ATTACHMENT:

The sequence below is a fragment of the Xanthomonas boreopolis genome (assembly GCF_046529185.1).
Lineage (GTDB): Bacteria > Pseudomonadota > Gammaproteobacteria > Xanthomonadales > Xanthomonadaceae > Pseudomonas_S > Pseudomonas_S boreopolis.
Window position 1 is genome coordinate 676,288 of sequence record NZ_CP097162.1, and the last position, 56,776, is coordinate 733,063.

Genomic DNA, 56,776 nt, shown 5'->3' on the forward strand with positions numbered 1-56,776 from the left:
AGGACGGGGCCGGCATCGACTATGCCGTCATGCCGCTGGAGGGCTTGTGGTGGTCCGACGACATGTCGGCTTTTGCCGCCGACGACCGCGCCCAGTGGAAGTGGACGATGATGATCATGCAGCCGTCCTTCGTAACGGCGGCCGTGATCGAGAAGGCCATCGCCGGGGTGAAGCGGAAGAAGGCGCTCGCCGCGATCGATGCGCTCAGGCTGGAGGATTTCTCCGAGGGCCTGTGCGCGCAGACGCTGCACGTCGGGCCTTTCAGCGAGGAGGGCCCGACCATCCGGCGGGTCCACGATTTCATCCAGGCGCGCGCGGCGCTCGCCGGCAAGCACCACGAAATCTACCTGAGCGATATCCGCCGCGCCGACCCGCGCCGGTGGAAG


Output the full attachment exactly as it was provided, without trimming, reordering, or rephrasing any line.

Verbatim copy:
The sequence below is a fragment of the Xanthomonas boreopolis genome (assembly GCF_046529185.1).
Lineage (GTDB): Bacteria > Pseudomonadota > Gammaproteobacteria > Xanthomonadales > Xanthomonadaceae > Pseudomonas_S > Pseudomonas_S boreopolis.
Window position 1 is genome coordinate 676,288 of sequence record NZ_CP097162.1, and the last position, 56,776, is coordinate 733,063.

Genomic DNA, 56,776 nt, shown 5'->3' on the forward strand with positions numbered 1-56,776 from the left:
AGGACGGGGCCGGCATCGACTATGCCGTCATGCCGCTGGAGGGCTTGTGGTGGTCCGACGACATGTCGGCTTTTGCCGCCGACGACCGCGCCCAGTGGAAGTGGACGATGATGATCATGCAGCCGTCCTTCGTAACGGCGGCCGTGATCGAGAAGGCCATCGCCGGGGTGAAGCGGAAGAAGGCGCTCGCCGCGATCGATGCGCTCAGGCTGGAGGATTTCTCCGAGGGCCTGTGCGCGCAGACGCTGCACGTCGGGCCTTTCAGCGAGGAGGGCCCGACCATCCGGCGGGTCCACGATTTCATCCAGGCGCGCGCGGCGCTCGCCGGCAAGCACCACGAAATCTACCTGAGCGATATCCGCCGCGCCGACCCGCGCCGGTGGAAG